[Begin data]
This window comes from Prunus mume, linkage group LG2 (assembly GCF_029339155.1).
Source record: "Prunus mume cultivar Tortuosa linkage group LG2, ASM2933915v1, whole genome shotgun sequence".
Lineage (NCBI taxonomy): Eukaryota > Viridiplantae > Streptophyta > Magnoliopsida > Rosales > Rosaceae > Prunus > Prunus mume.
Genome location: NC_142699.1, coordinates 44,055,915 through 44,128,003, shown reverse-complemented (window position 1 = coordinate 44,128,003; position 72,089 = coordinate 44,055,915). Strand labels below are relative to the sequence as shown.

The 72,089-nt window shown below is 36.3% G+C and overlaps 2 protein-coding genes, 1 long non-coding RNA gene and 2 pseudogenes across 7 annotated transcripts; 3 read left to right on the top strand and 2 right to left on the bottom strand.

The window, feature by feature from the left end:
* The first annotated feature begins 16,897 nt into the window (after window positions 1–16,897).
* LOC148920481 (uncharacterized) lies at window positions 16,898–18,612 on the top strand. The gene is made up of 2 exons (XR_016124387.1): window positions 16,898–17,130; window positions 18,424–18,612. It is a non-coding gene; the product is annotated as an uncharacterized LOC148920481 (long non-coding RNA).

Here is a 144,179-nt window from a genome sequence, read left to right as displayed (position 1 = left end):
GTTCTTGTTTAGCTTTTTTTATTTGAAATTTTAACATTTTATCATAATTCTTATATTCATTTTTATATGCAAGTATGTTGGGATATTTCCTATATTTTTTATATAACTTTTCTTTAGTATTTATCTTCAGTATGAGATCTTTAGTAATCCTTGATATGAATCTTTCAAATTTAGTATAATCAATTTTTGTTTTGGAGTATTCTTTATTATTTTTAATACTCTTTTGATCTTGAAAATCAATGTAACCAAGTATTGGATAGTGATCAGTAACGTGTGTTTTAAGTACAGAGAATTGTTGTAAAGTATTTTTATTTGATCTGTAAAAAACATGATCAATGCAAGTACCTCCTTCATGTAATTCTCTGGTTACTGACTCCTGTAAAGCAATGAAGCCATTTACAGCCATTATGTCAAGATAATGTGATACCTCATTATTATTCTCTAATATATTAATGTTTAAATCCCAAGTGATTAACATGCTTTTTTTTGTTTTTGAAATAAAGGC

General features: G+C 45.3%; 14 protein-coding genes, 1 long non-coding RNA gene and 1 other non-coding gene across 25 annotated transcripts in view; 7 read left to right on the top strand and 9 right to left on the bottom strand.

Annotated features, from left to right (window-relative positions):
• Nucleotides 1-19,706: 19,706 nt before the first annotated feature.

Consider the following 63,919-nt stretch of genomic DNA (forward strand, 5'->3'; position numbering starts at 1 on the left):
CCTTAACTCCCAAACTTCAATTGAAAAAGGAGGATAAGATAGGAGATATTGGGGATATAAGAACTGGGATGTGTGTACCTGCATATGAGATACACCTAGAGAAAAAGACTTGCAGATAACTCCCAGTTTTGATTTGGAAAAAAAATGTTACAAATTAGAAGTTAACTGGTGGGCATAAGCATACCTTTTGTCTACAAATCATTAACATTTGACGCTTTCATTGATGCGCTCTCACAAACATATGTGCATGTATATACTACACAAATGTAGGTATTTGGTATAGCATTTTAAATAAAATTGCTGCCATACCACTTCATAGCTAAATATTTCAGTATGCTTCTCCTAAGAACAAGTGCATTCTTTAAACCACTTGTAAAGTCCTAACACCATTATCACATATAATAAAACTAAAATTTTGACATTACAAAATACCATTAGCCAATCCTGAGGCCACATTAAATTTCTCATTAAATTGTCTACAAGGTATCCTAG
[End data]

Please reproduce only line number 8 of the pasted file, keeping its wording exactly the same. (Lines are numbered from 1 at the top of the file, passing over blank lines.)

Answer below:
* LOC148920481 (uncharacterized) lies at window positions 16,898–18,612 on the top strand. The gene is made up of 2 exons (XR_016124387.1): window positions 16,898–17,130; window positions 18,424–18,612. It is a non-coding gene; the product is annotated as an uncharacterized LOC148920481 (long non-coding RNA).